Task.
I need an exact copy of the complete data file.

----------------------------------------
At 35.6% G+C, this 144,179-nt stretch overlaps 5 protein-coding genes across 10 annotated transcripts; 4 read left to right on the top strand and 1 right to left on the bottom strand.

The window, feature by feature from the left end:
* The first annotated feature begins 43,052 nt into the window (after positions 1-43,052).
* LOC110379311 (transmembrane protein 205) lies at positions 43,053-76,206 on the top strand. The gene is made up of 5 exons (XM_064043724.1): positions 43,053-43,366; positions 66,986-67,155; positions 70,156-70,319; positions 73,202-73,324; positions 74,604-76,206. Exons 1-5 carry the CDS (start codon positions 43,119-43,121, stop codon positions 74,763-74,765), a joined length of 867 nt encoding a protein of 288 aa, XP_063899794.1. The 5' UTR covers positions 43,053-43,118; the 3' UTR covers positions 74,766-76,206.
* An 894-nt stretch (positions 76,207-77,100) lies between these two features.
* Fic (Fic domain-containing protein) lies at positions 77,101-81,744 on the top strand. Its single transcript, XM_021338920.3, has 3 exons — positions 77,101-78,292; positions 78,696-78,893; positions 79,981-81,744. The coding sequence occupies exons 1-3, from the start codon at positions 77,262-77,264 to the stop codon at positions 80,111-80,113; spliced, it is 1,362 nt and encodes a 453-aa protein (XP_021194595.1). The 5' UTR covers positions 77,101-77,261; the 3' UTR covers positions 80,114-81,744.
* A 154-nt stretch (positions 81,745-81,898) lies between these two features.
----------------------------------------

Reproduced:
At 35.6% G+C, this 144,179-nt stretch overlaps 5 protein-coding genes across 10 annotated transcripts; 4 read left to right on the top strand and 1 right to left on the bottom strand.

The window, feature by feature from the left end:
* The first annotated feature begins 43,052 nt into the window (after positions 1-43,052).
* LOC110379311 (transmembrane protein 205) lies at positions 43,053-76,206 on the top strand. The gene is made up of 5 exons (XM_064043724.1): positions 43,053-43,366; positions 66,986-67,155; positions 70,156-70,319; positions 73,202-73,324; positions 74,604-76,206. Exons 1-5 carry the CDS (start codon positions 43,119-43,121, stop codon positions 74,763-74,765), a joined length of 867 nt encoding a protein of 288 aa, XP_063899794.1. The 5' UTR covers positions 43,053-43,118; the 3' UTR covers positions 74,766-76,206.
* An 894-nt stretch (positions 76,207-77,100) lies between these two features.
* Fic (Fic domain-containing protein) lies at positions 77,101-81,744 on the top strand. Its single transcript, XM_021338920.3, has 3 exons — positions 77,101-78,292; positions 78,696-78,893; positions 79,981-81,744. The coding sequence occupies exons 1-3, from the start codon at positions 77,262-77,264 to the stop codon at positions 80,111-80,113; spliced, it is 1,362 nt and encodes a 453-aa protein (XP_021194595.1). The 5' UTR covers positions 77,101-77,261; the 3' UTR covers positions 80,114-81,744.
* A 154-nt stretch (positions 81,745-81,898) lies between these two features.